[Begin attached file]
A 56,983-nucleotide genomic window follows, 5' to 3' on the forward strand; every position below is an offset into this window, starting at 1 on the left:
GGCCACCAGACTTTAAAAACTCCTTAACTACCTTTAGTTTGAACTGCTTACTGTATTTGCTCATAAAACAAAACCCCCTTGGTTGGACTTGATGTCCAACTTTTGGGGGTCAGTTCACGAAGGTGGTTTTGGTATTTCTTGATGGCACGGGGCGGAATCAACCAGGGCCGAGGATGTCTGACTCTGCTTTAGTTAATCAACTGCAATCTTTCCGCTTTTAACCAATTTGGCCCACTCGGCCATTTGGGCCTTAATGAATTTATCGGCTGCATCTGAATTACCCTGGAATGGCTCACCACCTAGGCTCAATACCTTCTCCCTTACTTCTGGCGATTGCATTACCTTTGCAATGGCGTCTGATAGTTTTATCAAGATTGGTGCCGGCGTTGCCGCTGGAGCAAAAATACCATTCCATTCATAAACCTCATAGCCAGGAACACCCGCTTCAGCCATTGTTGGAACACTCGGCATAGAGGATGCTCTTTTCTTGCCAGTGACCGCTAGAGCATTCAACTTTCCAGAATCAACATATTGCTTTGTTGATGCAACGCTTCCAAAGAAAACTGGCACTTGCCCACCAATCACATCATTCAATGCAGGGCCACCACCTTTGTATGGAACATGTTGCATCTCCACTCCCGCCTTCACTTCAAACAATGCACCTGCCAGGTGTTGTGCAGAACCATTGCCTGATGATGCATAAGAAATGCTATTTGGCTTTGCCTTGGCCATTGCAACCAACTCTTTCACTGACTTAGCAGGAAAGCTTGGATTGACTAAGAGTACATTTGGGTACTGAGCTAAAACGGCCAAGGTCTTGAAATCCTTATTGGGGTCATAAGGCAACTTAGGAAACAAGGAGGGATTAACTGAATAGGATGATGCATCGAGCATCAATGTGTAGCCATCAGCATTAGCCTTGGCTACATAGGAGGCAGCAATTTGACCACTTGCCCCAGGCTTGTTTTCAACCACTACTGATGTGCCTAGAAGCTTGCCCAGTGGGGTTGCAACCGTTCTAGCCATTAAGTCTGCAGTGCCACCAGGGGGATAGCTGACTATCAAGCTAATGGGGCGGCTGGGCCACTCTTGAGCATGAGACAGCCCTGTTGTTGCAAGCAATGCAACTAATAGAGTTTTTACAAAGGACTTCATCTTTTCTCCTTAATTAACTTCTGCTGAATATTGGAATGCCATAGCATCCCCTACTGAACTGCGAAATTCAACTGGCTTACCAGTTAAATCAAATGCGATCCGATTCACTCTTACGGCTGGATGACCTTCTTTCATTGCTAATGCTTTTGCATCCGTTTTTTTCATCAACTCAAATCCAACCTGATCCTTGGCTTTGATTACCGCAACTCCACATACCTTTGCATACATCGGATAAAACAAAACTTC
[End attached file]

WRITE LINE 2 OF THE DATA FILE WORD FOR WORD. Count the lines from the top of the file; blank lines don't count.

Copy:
GGCCACCAGACTTTAAAAACTCCTTAACTACCTTTAGTTTGAACTGCTTACTGTATTTGCTCATAAAACAAAACCCCCTTGGTTGGACTTGATGTCCAACTTTTGGGGGTCAGTTCACGAAGGTGGTTTTGGTATTTCTTGATGGCACGGGGCGGAATCAACCAGGGCCGAGGATGTCTGACTCTGCTTTAGTTAATCAACTGCAATCTTTCCGCTTTTAACCAATTTGGCCCACTCGGCCATTTGGGCCTTAATGAATTTATCGGCTGCATCTGAATTACCCTGGAATGGCTCACCACCTAGGCTCAATACCTTCTCCCTTACTTCTGGCGATTGCATTACCTTTGCAATGGCGTCTGATAGTTTTATCAAGATTGGTGCCGGCGTTGCCGCTGGAGCAAAAATACCATTCCATTCATAAACCTCATAGCCAGGAACACCCGCTTCAGCCATTGTTGGAACACTCGGCATAGAGGATGCTCTTTTCTTGCCAGTGACCGCTAGAGCATTCAACTTTCCAGAATCAACATATTGCTTTGTTGATGCAACGCTTCCAAAGAAAACTGGCACTTGCCCACCAATCACATCATTCAATGCAGGGCCACCACCTTTGTATGGAACATGTTGCATCTCCACTCCCGCCTTCACTTCAAACAATGCACCTGCCAGGTGTTGTGCAGAACCATTGCCTGATGATGCATAAGAAATGCTATTTGGCTTTGCCTTGGCCATTGCAACCAACTCTTTCACTGACTTAGCAGGAAAGCTTGGATTGACTAAGAGTACATTTGGGTACTGAGCTAAAACGGCCAAGGTCTTGAAATCCTTATTGGGGTCATAAGGCAACTTAGGAAACAAGGAGGGATTAACTGAATAGGATGATGCATCGAGCATCAATGTGTAGCCATCAGCATTAGCCTTGGCTACATAGGAGGCAGCAATTTGACCACTTGCCCCAGGCTTGTTTTCAACCACTACTGATGTGCCTAGAAGCTTGCCCAGTGGGGTTGCAACCGTTCTAGCCATTAAGTCTGCAGTGCCACCAGGGGGATAGCTGACTATCAAGCTAATGGGGCGGCTGGGCCACTCTTGAGCATGAGACAGCCCTGTTGTTGCAAGCAATGCAACTAATAGAGTTTTTACAAAGGACTTCATCTTTTCTCCTTAATTAACTTCTGCTGAATATTGGAATGCCATAGCATCCCCTACTGAACTGCGAAATTCAACTGGCTTACCAGTTAAATCAAATGCGATCCGATTCACTCTTACGGCTGGATGACCTTCTTTCATTGCTAATGCTTTTGCATCCGTTTTTTTCATCAACTCAAATCCAACCTGATCCTTGGCTTTGATTACCGCAACTCCACATACCTTTGCATACATCGGATAAAACAAAACTTC